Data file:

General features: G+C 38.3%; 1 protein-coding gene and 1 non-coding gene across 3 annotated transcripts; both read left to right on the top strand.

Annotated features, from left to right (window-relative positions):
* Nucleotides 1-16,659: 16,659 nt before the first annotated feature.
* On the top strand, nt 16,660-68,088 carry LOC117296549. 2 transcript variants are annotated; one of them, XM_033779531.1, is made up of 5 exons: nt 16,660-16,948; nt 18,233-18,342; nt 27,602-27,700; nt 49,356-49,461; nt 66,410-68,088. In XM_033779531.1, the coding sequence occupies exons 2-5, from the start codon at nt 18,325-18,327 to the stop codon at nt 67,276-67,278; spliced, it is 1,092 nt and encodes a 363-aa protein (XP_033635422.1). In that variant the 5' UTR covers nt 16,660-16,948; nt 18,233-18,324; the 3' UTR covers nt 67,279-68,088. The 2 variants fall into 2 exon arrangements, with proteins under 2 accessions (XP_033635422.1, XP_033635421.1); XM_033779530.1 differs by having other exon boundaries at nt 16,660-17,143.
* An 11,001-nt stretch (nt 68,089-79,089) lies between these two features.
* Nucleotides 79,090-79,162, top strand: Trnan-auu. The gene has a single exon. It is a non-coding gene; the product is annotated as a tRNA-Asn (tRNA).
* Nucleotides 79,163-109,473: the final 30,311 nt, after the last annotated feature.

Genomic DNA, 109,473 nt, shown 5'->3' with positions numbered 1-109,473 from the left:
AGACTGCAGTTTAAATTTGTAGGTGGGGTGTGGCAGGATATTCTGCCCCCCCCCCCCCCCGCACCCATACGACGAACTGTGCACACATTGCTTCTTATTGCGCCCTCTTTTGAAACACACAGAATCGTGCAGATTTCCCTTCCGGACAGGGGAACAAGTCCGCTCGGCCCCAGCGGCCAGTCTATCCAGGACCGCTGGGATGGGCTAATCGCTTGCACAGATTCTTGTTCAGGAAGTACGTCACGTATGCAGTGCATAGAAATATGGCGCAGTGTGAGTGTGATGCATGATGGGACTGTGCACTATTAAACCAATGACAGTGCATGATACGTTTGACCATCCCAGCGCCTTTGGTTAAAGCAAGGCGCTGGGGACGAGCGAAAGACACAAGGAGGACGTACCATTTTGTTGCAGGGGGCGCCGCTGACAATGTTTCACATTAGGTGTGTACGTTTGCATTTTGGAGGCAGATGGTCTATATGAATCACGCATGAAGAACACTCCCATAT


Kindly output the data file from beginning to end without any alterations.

General features: G+C 38.3%; 1 protein-coding gene and 1 non-coding gene across 3 annotated transcripts; both read left to right on the top strand.

Annotated features, from left to right (window-relative positions):
* Nucleotides 1-16,659: 16,659 nt before the first annotated feature.
* On the top strand, nt 16,660-68,088 carry LOC117296549. 2 transcript variants are annotated; one of them, XM_033779531.1, is made up of 5 exons: nt 16,660-16,948; nt 18,233-18,342; nt 27,602-27,700; nt 49,356-49,461; nt 66,410-68,088. In XM_033779531.1, the coding sequence occupies exons 2-5, from the start codon at nt 18,325-18,327 to the stop codon at nt 67,276-67,278; spliced, it is 1,092 nt and encodes a 363-aa protein (XP_033635422.1). In that variant the 5' UTR covers nt 16,660-16,948; nt 18,233-18,324; the 3' UTR covers nt 67,279-68,088. The 2 variants fall into 2 exon arrangements, with proteins under 2 accessions (XP_033635422.1, XP_033635421.1); XM_033779530.1 differs by having other exon boundaries at nt 16,660-17,143.
* An 11,001-nt stretch (nt 68,089-79,089) lies between these two features.
* Nucleotides 79,090-79,162, top strand: Trnan-auu. The gene has a single exon. It is a non-coding gene; the product is annotated as a tRNA-Asn (tRNA).
* Nucleotides 79,163-109,473: the final 30,311 nt, after the last annotated feature.

Genomic DNA, 109,473 nt, shown 5'->3' with positions numbered 1-109,473 from the left:
AGACTGCAGTTTAAATTTGTAGGTGGGGTGTGGCAGGATATTCTGCCCCCCCCCCCCCCCGCACCCATACGACGAACTGTGCACACATTGCTTCTTATTGCGCCCTCTTTTGAAACACACAGAATCGTGCAGATTTCCCTTCCGGACAGGGGAACAAGTCCGCTCGGCCCCAGCGGCCAGTCTATCCAGGACCGCTGGGATGGGCTAATCGCTTGCACAGATTCTTGTTCAGGAAGTACGTCACGTATGCAGTGCATAGAAATATGGCGCAGTGTGAGTGTGATGCATGATGGGACTGTGCACTATTAAACCAATGACAGTGCATGATACGTTTGACCATCCCAGCGCCTTTGGTTAAAGCAAGGCGCTGGGGACGAGCGAAAGACACAAGGAGGACGTACCATTTTGTTGCAGGGGGCGCCGCTGACAATGTTTCACATTAGGTGTGTACGTTTGCATTTTGGAGGCAGATGGTCTATATGAATCACGCATGAAGAACACTCCCATAT